March 07, 2017

Severine Caluwaerts is a Doctors Without Borders/Médecins Sans Frontières (MSF) OBGYN in Khost, Afghanistan, at MSF's largest maternity project. This is her seventh time in Khost.

March 07, 2017

April 01, 2016

Three-year-old Shaista was injured when a bomb hit her house. She was admitted to the Doctors Without Borders/Médecins Sans Frontières (MSF) hospital, and two days later was the only patient in the intensive care unit to survive the attack. Her parents describe how they had to sell their belongings to be able to travel to Pakistan for her treatment, because there is no longer free trauma care available in Kunduz.

September 11, 2015

Saturday, May 23, is the International Day to End Obstetric Fistulas. "Let’s not forget that this is not an African problem, an Asian problem; this is a problem of women, mothers, not getting the right care."—MSF fistula surgeon Geert Morren 

September 11, 2015

Doctors Without Borders/Médecins Sans Frontières (MSF) field worker Bilkisu Aliyu works closely with women in MSF's fistula repair project in Jahun, Nigeria. She describes the difficult situations that many fistula patients face. Learn more about what women with fistulas face at Because Tomorrow Needs Her.

#TomorrowNeedsHer

July 27, 2015

Agathe Farini Sena, otherwise known as Maman Agathe, is a counselor at the Village d’Accueil at the Doctors Without Borders/Médecins Sans Frontières (MSF) -supported Masisi general hospital in North Kivu, Democratic Republic of Congo. Women with high-risk pregnancies stay at the facility as they wait to give birth. This way, when the time comes, they have access to high quality healthcare to ensure they give birth safely. Read more. #TomorrowNeedsHer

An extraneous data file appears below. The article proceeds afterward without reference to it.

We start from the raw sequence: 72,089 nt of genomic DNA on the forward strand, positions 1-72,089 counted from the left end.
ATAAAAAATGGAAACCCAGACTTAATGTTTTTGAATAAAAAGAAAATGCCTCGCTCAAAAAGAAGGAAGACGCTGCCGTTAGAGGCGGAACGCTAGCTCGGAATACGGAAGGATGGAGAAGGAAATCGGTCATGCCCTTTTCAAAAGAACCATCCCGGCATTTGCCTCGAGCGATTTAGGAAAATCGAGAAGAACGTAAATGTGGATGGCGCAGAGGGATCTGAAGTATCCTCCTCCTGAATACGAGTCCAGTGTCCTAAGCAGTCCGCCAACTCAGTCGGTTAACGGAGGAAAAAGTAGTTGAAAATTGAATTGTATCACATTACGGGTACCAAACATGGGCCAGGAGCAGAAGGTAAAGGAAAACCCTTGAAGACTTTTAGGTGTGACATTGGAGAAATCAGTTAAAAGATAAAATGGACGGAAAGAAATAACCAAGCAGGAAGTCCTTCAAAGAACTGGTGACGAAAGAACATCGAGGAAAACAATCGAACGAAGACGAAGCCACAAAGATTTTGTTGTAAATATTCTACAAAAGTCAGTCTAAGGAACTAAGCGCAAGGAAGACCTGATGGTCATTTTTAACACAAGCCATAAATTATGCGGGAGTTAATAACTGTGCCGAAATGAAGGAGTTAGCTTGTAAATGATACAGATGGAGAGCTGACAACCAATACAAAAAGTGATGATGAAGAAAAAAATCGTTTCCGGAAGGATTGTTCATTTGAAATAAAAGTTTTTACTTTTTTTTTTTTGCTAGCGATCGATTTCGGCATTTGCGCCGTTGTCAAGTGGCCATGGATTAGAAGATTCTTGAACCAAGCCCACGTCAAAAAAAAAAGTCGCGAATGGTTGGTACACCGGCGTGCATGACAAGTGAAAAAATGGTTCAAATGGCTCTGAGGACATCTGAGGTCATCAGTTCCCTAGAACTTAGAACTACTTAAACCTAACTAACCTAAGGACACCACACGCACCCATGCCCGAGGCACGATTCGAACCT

November 18, 2014

Doctors Without Borders/Médecins Sans Frontières (MSF) invited British paralympics champion Richard Whitehead to the MSF trauma surgery project on the Jordan border with Syria to meet patients who have lost limbs in the Syrian conflict. Since September 2013, the MSF team has conducted more than 2,000 major surgeries on over 600 patients.

February 25, 2014

Doctors Without Borders/Médecins Sans Frontières (MSF) medical staff delivered more than 33,500 babies in 2013 in it projects in Khost, Helmand, and Kabul, Afghanistan. MSF has released a report: The Ongoing Struggle to Access Health Care in Afghanistan.

October 07, 2013

Join Doctors Without Borders/Médecins Sans Frontières (MSF) tonight at 8pm for an online discussion of the challenges of delivering life-saving maternal health care to women in the countries where we work. The panel will include MSF obstetrician/gynecologists Severine Caluwaerts and Veronica Ades and MSF midwife Ruth Kauffman; the three have worked in countries throughout Africa as well as in Central and South Asia and Oceania.  Of all maternal deaths worldwide, 99 percent of them occur in developing countries—the direct result of the lack of adequate health care systems. MSF and other humanitarian organizations cannot replace national health care systems, but our teams work to avert maternal and newborn death as much as possible. The task is not an easy one; everything from poverty to a lack of roads, the inaccessibility of contraception, and in some places, the lower status of women, all work against their meeting that objective. Our panelists will share stories of trying to save lives in the face of such harsh realities and discuss what they’ve learned from the challenges.

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